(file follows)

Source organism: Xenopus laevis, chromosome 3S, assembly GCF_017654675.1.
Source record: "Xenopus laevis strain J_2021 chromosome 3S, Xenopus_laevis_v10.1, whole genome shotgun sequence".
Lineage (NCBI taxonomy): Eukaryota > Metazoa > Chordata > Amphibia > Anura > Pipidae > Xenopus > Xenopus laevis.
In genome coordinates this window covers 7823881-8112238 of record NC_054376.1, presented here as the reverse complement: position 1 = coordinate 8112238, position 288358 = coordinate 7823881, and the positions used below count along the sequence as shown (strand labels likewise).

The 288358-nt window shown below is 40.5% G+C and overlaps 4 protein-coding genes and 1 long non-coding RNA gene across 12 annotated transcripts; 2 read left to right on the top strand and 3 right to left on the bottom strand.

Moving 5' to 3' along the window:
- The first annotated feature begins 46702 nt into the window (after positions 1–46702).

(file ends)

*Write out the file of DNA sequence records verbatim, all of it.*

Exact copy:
Source organism: Xenopus laevis, chromosome 3S, assembly GCF_017654675.1.
Source record: "Xenopus laevis strain J_2021 chromosome 3S, Xenopus_laevis_v10.1, whole genome shotgun sequence".
Lineage (NCBI taxonomy): Eukaryota > Metazoa > Chordata > Amphibia > Anura > Pipidae > Xenopus > Xenopus laevis.
In genome coordinates this window covers 7823881-8112238 of record NC_054376.1, presented here as the reverse complement: position 1 = coordinate 8112238, position 288358 = coordinate 7823881, and the positions used below count along the sequence as shown (strand labels likewise).

The 288358-nt window shown below is 40.5% G+C and overlaps 4 protein-coding genes and 1 long non-coding RNA gene across 12 annotated transcripts; 2 read left to right on the top strand and 3 right to left on the bottom strand.

Moving 5' to 3' along the window:
- The first annotated feature begins 46702 nt into the window (after positions 1–46702).